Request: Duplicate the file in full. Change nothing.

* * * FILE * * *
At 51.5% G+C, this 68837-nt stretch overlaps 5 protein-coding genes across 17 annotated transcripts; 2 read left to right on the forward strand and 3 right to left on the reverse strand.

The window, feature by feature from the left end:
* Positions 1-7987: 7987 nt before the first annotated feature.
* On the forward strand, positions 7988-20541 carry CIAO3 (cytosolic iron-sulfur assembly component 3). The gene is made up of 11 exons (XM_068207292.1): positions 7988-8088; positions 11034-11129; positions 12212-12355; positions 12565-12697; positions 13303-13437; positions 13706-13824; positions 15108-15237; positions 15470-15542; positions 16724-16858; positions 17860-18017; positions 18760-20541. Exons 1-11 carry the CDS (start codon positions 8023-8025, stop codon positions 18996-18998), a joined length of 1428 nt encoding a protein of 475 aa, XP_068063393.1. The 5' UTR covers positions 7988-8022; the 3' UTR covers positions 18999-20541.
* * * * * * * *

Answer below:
At 51.5% G+C, this 68837-nt stretch overlaps 5 protein-coding genes across 17 annotated transcripts; 2 read left to right on the forward strand and 3 right to left on the reverse strand.

The window, feature by feature from the left end:
* Positions 1-7987: 7987 nt before the first annotated feature.
* On the forward strand, positions 7988-20541 carry CIAO3 (cytosolic iron-sulfur assembly component 3). The gene is made up of 11 exons (XM_068207292.1): positions 7988-8088; positions 11034-11129; positions 12212-12355; positions 12565-12697; positions 13303-13437; positions 13706-13824; positions 15108-15237; positions 15470-15542; positions 16724-16858; positions 17860-18017; positions 18760-20541. Exons 1-11 carry the CDS (start codon positions 8023-8025, stop codon positions 18996-18998), a joined length of 1428 nt encoding a protein of 475 aa, XP_068063393.1. The 5' UTR covers positions 7988-8022; the 3' UTR covers positions 18999-20541.